In my spare time I wrote an atrocious satire about a young radical who discovers the US government engineered the hippie movement to justify the CIA budget. He brings down the government, and realizes his new government is in bed with the guys who ran the old one. I still love the idea, but, let's face it, a high school sophomore, full of himself, with no creative writing training, couldn't write his way out of the joint he rolled that morning. And I couldn't. And, even worse, dope wouldn't make it to our high school until my junior year, so I didn't even have the excuse of being stoned.

I can honestly say that this small corridor of Texas—San Marco to Austin (where I later moved)—profoundly influenced my writing. Austin features a strong tradition of libertarian liberalism* standing in paradox to a bullheaded Bible belt mentality. I guess you could call it erudite bronco busting. Drive on I-35 any day and you'll see a Tesla Model S with a Darwin sticker on the bumper challenging a Ford F150 sporting "Honk if you love Jesus" for space in the same lane.

*No one wants to call it that, but it pretty much sums up old style Texas liberalism
Read more of this interview.

Where to find Phillip T Stephens online

Twitter: @stephens_pt
Wattpad: PhillipStephens


The Hellelujah Trail
Price: Free! Words: 26,570. Language: English. Published: September 18, 2015. Categories: Fiction » Humor & comedy » Black comedy
Lucifer challenges a clueless optimist named Pilgrim to build Hellelujahland, a theme park to scare souls straight to hell. One small problem: Pilgrim spreads comfort and joy everywhere he goes, and happiness means bad news in hell. Download the free short story to celebrate the paperback release of the parent novel Raising Hell and sample the Smashwords eBook edition.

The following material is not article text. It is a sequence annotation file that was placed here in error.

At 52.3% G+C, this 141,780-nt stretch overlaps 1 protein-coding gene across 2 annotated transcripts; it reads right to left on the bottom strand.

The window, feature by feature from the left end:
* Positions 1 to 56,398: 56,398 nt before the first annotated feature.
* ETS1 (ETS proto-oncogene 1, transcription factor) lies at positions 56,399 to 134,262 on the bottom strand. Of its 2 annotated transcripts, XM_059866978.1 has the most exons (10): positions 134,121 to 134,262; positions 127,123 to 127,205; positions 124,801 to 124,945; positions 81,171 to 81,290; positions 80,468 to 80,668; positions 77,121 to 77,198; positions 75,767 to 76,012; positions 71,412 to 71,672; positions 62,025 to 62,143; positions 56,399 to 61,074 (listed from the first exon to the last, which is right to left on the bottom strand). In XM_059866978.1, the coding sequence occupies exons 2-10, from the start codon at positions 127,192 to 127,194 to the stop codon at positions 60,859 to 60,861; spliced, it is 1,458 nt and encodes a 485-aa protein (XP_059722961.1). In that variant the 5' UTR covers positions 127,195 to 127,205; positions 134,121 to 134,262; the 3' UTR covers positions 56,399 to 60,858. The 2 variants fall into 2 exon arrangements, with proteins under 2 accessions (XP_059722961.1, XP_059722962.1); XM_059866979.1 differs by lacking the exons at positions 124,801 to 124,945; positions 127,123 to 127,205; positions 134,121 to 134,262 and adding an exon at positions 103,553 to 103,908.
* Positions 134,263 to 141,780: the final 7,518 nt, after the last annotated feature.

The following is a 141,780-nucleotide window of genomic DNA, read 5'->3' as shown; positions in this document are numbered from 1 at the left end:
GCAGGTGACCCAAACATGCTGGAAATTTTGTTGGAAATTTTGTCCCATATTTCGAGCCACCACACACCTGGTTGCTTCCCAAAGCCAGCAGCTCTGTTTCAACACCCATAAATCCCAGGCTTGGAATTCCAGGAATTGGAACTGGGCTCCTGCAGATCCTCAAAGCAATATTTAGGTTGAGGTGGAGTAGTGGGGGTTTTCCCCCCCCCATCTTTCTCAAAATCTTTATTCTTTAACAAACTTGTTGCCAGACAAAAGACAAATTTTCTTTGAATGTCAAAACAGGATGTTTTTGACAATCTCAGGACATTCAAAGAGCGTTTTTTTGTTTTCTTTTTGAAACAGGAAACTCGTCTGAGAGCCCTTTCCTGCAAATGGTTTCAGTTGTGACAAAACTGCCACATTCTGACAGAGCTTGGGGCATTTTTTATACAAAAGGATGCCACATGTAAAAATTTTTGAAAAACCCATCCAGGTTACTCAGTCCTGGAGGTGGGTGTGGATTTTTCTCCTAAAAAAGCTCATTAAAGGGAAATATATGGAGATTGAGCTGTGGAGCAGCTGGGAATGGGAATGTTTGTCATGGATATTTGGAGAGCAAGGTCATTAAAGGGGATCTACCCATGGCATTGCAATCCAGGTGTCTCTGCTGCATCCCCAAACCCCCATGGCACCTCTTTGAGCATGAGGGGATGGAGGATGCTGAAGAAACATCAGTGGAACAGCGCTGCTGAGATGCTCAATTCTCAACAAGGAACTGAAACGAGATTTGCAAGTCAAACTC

The Worst Noel
Price: $0.99 USD. Words: 29,430. Language: English. Published: June 21, 2015. Categories: Fiction » Holiday » Christmas, Fiction » Humor & comedy » Parody
The only innocent soul in hell is sent to save a small town church and its century-old Christmas pageant. But Pilgrim knows that if Lucifer wants the church saved, it can’t be good. A holiday novelette from the author of Raising Hell in the tradition It's a Wonderful Life. Only this devil will never earn his horns.
Raising Hell
Price: $0.99 USD. Words: 81,620. Language: English. Published: June 20, 2015. Categories: Fiction » Humor & comedy » Black comedy, Fiction » Humor & comedy » Satire
(5.00 from 1 review)
A clueless optimist ruins a perfectly good hell. When an innocent soul arrives in hell by accident, Lucifer does his level best to corrupt him before the Supreme Butt In corrects the mistake. Unfortunately for Lucifer, the new soul Pilgrim makes Pollyanna a prophet of doom and leads the damned on a mission to transform hell into the most enjoyable realm of everlasting torment possible.
Cigerets, Guns & Beer
Price: $2.99 USD. Words: 115,560. Language: English. Published: June 20, 2015. Categories: Fiction » Thriller & suspense » Crime thriller, Fiction » Mystery & detective » Hard-Boiled
Murder, sex, buried bank loot and rumors of UFOs. Dodd just wants to fix his car and get out of Sweet Water Falls. Too bad for him three more Dodds were killed robbing the Bank thirty years before and the money never recovered. Everyone thinks he's back for the loot they intend to kill him for the location of the money.